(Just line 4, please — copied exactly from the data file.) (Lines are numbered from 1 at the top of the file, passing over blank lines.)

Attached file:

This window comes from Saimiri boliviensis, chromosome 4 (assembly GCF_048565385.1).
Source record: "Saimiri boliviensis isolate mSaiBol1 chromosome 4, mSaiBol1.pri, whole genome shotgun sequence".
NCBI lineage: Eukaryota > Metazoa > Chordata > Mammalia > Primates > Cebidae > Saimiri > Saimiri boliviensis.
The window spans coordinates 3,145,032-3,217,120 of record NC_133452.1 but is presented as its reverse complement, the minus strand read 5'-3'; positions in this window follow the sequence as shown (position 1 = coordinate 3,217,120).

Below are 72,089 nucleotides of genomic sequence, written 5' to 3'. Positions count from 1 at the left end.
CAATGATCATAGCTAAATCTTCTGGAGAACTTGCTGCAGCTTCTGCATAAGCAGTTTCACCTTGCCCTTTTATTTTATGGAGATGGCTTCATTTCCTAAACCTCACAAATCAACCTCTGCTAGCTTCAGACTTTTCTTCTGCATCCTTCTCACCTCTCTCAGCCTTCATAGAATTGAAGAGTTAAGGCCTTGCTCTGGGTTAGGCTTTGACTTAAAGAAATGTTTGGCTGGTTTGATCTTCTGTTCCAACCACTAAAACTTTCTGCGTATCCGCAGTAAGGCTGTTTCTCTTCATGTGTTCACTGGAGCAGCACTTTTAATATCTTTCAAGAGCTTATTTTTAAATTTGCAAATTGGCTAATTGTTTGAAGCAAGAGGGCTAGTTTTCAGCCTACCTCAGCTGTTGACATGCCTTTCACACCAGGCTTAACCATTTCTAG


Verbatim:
The window spans coordinates 3,145,032-3,217,120 of record NC_133452.1 but is presented as its reverse complement, the minus strand read 5'-3'; positions in this window follow the sequence as shown (position 1 = coordinate 3,217,120).